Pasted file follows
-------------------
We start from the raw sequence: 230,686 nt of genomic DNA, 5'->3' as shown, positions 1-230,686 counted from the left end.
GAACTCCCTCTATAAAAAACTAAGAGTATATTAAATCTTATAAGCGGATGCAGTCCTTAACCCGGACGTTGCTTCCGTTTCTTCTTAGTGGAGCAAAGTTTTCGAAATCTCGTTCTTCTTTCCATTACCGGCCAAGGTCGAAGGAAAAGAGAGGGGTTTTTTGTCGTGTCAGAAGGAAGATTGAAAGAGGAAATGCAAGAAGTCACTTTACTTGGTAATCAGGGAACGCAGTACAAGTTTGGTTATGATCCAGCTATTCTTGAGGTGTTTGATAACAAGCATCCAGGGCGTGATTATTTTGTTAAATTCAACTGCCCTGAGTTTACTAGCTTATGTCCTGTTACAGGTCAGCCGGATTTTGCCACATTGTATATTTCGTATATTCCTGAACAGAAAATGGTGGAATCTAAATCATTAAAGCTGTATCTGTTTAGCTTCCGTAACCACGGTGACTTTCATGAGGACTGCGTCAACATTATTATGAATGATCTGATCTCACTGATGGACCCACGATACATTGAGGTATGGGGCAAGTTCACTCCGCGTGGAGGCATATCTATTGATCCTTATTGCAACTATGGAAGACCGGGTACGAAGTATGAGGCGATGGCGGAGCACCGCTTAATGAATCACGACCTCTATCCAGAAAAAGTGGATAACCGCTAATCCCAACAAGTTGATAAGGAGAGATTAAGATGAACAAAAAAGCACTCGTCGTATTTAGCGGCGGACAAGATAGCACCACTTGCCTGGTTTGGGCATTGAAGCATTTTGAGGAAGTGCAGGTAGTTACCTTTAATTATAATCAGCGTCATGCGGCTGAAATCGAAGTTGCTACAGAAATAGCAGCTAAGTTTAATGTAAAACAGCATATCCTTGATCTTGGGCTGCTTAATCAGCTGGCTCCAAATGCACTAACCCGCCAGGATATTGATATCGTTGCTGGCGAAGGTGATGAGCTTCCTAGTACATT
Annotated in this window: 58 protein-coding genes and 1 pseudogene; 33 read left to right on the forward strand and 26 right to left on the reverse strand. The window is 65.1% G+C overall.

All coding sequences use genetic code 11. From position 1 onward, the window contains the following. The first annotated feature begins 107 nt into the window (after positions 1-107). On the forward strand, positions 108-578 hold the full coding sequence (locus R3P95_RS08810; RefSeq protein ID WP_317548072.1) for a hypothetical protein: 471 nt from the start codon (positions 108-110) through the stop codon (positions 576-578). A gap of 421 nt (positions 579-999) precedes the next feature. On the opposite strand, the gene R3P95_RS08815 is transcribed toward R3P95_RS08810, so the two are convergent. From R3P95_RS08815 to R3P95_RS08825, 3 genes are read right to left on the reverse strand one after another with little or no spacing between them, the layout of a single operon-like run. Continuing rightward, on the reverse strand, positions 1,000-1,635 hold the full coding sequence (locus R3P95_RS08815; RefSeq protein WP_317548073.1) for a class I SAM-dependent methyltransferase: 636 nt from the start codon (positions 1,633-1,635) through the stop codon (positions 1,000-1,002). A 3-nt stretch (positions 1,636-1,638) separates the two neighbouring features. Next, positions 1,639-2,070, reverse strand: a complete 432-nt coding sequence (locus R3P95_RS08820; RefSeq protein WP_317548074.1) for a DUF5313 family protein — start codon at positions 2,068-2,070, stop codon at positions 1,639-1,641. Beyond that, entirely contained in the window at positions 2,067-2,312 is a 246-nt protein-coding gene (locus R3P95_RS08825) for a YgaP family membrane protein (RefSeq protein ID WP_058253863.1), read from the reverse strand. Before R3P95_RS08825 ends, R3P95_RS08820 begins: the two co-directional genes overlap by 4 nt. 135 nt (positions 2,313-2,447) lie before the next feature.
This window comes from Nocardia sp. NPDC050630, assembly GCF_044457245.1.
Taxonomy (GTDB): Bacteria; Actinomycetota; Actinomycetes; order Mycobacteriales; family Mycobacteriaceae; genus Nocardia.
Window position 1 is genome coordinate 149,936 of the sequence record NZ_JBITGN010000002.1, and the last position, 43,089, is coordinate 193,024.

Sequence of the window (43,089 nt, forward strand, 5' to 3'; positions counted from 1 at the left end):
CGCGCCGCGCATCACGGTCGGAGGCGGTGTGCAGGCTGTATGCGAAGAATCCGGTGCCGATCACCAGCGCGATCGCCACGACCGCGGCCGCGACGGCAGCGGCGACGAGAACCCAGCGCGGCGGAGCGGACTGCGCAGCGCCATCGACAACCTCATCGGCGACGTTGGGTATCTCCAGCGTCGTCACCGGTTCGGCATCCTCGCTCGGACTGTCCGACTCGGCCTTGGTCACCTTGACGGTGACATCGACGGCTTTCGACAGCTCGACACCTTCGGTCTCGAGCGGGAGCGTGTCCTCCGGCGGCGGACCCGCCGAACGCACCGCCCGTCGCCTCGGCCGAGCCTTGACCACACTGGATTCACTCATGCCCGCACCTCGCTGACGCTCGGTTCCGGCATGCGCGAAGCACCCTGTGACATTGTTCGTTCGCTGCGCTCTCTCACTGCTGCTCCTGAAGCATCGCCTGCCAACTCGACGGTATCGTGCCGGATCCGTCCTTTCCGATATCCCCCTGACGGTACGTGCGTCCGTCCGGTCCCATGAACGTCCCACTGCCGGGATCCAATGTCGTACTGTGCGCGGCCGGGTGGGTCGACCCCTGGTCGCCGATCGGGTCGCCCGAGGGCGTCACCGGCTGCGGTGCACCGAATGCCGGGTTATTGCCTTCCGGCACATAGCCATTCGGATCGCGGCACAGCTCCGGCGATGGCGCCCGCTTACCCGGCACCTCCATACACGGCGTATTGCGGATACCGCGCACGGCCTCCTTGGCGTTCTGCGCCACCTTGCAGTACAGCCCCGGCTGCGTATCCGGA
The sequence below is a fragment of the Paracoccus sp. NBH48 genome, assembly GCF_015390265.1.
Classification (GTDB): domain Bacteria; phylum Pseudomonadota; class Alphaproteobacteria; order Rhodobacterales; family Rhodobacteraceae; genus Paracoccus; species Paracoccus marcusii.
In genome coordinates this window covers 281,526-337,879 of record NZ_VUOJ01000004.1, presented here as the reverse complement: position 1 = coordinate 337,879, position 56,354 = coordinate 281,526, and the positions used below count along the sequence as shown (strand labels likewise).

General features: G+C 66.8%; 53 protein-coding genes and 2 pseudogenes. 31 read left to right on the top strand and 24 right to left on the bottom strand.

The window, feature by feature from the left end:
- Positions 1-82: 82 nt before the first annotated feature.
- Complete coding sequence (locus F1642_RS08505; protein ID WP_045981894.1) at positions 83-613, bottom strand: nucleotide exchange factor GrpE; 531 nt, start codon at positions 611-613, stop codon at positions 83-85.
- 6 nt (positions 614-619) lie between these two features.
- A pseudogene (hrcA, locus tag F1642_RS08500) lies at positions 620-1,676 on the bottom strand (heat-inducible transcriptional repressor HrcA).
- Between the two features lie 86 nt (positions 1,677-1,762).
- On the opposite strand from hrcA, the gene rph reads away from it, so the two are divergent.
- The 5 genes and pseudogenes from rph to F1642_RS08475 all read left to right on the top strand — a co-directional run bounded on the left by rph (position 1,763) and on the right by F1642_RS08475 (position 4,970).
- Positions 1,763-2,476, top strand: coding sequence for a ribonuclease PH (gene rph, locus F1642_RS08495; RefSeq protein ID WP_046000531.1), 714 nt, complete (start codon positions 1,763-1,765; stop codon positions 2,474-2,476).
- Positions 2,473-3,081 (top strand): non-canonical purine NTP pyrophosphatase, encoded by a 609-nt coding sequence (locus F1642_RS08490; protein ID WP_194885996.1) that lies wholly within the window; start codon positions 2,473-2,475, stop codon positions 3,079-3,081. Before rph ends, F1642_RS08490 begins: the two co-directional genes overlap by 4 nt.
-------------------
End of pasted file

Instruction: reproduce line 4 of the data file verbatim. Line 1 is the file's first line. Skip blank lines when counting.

All coding sequences use genetic code 11. From position 1 onward, the window contains the following. The first annotated feature begins 107 nt into the window (after positions 1-107). On the forward strand, positions 108-578 hold the full coding sequence (locus R3P95_RS08810; RefSeq protein ID WP_317548072.1) for a hypothetical protein: 471 nt from the start codon (positions 108-110) through the stop codon (positions 576-578). A gap of 421 nt (positions 579-999) precedes the next feature. On the opposite strand, the gene R3P95_RS08815 is transcribed toward R3P95_RS08810, so the two are convergent. From R3P95_RS08815 to R3P95_RS08825, 3 genes are read right to left on the reverse strand one after another with little or no spacing between them, the layout of a single operon-like run. Continuing rightward, on the reverse strand, positions 1,000-1,635 hold the full coding sequence (locus R3P95_RS08815; RefSeq protein WP_317548073.1) for a class I SAM-dependent methyltransferase: 636 nt from the start codon (positions 1,633-1,635) through the stop codon (positions 1,000-1,002). A 3-nt stretch (positions 1,636-1,638) separates the two neighbouring features. Next, positions 1,639-2,070, reverse strand: a complete 432-nt coding sequence (locus R3P95_RS08820; RefSeq protein WP_317548074.1) for a DUF5313 family protein — start codon at positions 2,068-2,070, stop codon at positions 1,639-1,641. Beyond that, entirely contained in the window at positions 2,067-2,312 is a 246-nt protein-coding gene (locus R3P95_RS08825) for a YgaP family membrane protein (RefSeq protein ID WP_058253863.1), read from the reverse strand. Before R3P95_RS08825 ends, R3P95_RS08820 begins: the two co-directional genes overlap by 4 nt. 135 nt (positions 2,313-2,447) lie before the next feature.